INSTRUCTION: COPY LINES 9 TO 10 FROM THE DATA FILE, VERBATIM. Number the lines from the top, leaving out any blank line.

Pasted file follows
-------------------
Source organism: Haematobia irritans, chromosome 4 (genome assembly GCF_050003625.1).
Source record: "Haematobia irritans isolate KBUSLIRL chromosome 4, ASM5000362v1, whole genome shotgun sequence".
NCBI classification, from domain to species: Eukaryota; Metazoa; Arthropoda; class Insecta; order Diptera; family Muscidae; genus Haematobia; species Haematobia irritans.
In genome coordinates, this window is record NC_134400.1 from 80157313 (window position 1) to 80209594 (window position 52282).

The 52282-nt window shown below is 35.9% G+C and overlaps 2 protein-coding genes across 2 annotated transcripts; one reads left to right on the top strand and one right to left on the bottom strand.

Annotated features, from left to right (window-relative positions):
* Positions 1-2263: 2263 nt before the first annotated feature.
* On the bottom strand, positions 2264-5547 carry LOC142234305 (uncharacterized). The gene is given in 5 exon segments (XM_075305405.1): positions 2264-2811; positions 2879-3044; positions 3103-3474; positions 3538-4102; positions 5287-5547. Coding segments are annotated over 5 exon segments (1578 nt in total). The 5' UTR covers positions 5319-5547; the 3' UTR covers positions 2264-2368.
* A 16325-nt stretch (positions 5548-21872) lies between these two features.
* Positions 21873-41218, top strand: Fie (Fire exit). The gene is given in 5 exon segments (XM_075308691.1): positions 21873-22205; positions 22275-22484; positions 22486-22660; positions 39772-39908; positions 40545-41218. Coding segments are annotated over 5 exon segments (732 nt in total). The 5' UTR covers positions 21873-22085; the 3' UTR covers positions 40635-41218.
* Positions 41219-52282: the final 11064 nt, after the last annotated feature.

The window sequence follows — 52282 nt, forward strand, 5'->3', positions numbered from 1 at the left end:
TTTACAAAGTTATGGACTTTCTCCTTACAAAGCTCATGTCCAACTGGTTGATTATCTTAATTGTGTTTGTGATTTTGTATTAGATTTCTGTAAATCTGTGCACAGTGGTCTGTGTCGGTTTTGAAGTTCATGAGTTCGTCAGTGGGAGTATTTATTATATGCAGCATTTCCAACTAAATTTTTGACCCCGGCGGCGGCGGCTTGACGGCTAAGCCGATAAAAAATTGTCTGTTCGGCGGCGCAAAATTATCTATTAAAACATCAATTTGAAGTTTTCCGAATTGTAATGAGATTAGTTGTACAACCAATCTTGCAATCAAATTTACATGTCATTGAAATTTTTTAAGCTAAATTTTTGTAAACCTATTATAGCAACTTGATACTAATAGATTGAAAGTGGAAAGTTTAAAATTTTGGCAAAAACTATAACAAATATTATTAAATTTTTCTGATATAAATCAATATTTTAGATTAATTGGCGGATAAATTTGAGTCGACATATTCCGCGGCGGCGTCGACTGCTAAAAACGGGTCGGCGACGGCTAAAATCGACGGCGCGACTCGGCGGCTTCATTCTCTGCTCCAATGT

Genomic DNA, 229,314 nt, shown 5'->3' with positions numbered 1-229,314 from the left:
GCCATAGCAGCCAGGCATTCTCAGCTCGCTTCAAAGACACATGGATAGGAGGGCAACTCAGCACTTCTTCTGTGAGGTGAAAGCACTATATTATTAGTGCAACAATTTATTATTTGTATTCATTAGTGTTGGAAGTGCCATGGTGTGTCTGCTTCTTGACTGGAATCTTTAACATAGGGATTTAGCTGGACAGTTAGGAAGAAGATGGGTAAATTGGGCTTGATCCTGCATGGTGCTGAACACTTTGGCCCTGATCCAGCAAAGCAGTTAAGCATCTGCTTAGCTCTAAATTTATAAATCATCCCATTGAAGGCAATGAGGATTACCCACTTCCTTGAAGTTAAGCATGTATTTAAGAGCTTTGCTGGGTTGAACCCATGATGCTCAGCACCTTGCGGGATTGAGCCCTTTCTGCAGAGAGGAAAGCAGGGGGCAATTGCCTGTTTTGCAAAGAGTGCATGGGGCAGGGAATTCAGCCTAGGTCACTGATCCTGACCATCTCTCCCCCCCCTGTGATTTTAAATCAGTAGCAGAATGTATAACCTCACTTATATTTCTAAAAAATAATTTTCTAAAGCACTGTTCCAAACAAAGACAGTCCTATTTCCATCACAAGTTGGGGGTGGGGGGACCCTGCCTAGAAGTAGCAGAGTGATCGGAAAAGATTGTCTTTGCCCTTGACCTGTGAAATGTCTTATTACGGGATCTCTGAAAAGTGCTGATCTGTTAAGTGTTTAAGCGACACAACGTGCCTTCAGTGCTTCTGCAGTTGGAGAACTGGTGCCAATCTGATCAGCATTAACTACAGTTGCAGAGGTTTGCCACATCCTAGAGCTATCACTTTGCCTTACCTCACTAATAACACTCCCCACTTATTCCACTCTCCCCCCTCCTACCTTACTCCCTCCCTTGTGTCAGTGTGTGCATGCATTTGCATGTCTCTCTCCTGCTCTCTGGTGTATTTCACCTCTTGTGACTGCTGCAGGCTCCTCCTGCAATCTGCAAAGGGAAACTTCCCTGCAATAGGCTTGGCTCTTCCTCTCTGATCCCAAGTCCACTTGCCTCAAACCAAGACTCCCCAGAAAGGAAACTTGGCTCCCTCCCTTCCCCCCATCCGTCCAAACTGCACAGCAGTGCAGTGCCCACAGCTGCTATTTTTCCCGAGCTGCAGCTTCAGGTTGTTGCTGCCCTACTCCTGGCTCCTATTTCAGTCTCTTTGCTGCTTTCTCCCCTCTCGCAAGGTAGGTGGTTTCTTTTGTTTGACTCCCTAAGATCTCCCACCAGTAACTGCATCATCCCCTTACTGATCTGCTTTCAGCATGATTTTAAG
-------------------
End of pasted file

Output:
* A 16325-nt stretch (positions 5548-21872) lies between these two features.
* Positions 21873-41218, top strand: Fie (Fire exit). The gene is given in 5 exon segments (XM_075308691.1): positions 21873-22205; positions 22275-22484; positions 22486-22660; positions 39772-39908; positions 40545-41218. Coding segments are annotated over 5 exon segments (732 nt in total). The 5' UTR covers positions 21873-22085; the 3' UTR covers positions 40635-41218.